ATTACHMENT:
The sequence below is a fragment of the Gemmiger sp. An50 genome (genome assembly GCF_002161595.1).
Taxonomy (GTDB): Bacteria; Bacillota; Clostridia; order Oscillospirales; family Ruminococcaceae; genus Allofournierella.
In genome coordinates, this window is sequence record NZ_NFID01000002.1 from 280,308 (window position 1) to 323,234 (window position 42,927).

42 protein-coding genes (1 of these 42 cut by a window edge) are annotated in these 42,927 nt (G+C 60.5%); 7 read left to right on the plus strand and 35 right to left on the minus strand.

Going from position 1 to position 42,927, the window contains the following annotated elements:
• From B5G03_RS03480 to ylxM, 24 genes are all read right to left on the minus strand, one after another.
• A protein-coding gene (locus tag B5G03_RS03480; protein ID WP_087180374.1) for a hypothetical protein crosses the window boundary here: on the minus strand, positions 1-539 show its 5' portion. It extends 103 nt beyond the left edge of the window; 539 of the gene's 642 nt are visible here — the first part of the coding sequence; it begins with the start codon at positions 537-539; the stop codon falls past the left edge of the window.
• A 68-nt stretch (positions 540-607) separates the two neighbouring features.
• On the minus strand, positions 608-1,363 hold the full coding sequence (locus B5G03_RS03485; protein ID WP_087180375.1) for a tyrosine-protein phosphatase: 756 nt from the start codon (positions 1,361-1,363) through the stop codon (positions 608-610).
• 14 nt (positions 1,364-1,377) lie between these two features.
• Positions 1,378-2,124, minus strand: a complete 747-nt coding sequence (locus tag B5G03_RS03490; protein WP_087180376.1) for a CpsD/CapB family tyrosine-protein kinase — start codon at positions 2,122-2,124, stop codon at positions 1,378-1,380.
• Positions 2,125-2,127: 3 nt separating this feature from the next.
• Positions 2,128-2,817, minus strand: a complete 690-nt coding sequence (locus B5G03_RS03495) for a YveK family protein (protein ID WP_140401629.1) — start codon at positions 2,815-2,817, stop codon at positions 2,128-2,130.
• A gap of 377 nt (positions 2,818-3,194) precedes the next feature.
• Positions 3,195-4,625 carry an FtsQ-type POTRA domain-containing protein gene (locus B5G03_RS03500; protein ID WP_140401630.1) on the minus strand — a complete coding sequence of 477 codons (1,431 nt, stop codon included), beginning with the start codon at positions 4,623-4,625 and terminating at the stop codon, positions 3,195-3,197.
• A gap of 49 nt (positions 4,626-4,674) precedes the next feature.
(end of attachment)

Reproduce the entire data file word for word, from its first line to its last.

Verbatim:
The sequence below is a fragment of the Gemmiger sp. An50 genome (genome assembly GCF_002161595.1).
Taxonomy (GTDB): Bacteria; Bacillota; Clostridia; order Oscillospirales; family Ruminococcaceae; genus Allofournierella.
In genome coordinates, this window is sequence record NZ_NFID01000002.1 from 280,308 (window position 1) to 323,234 (window position 42,927).

42 protein-coding genes (1 of these 42 cut by a window edge) are annotated in these 42,927 nt (G+C 60.5%); 7 read left to right on the plus strand and 35 right to left on the minus strand.

Going from position 1 to position 42,927, the window contains the following annotated elements:
• From B5G03_RS03480 to ylxM, 24 genes are all read right to left on the minus strand, one after another.
• A protein-coding gene (locus tag B5G03_RS03480; protein ID WP_087180374.1) for a hypothetical protein crosses the window boundary here: on the minus strand, positions 1-539 show its 5' portion. It extends 103 nt beyond the left edge of the window; 539 of the gene's 642 nt are visible here — the first part of the coding sequence; it begins with the start codon at positions 537-539; the stop codon falls past the left edge of the window.
• A 68-nt stretch (positions 540-607) separates the two neighbouring features.
• On the minus strand, positions 608-1,363 hold the full coding sequence (locus B5G03_RS03485; protein ID WP_087180375.1) for a tyrosine-protein phosphatase: 756 nt from the start codon (positions 1,361-1,363) through the stop codon (positions 608-610).
• 14 nt (positions 1,364-1,377) lie between these two features.
• Positions 1,378-2,124, minus strand: a complete 747-nt coding sequence (locus tag B5G03_RS03490; protein WP_087180376.1) for a CpsD/CapB family tyrosine-protein kinase — start codon at positions 2,122-2,124, stop codon at positions 1,378-1,380.
• Positions 2,125-2,127: 3 nt separating this feature from the next.
• Positions 2,128-2,817, minus strand: a complete 690-nt coding sequence (locus B5G03_RS03495) for a YveK family protein (protein ID WP_140401629.1) — start codon at positions 2,815-2,817, stop codon at positions 2,128-2,130.
• A gap of 377 nt (positions 2,818-3,194) precedes the next feature.
• Positions 3,195-4,625 carry an FtsQ-type POTRA domain-containing protein gene (locus B5G03_RS03500; protein ID WP_140401630.1) on the minus strand — a complete coding sequence of 477 codons (1,431 nt, stop codon included), beginning with the start codon at positions 4,623-4,625 and terminating at the stop codon, positions 3,195-3,197.
• A gap of 49 nt (positions 4,626-4,674) precedes the next feature.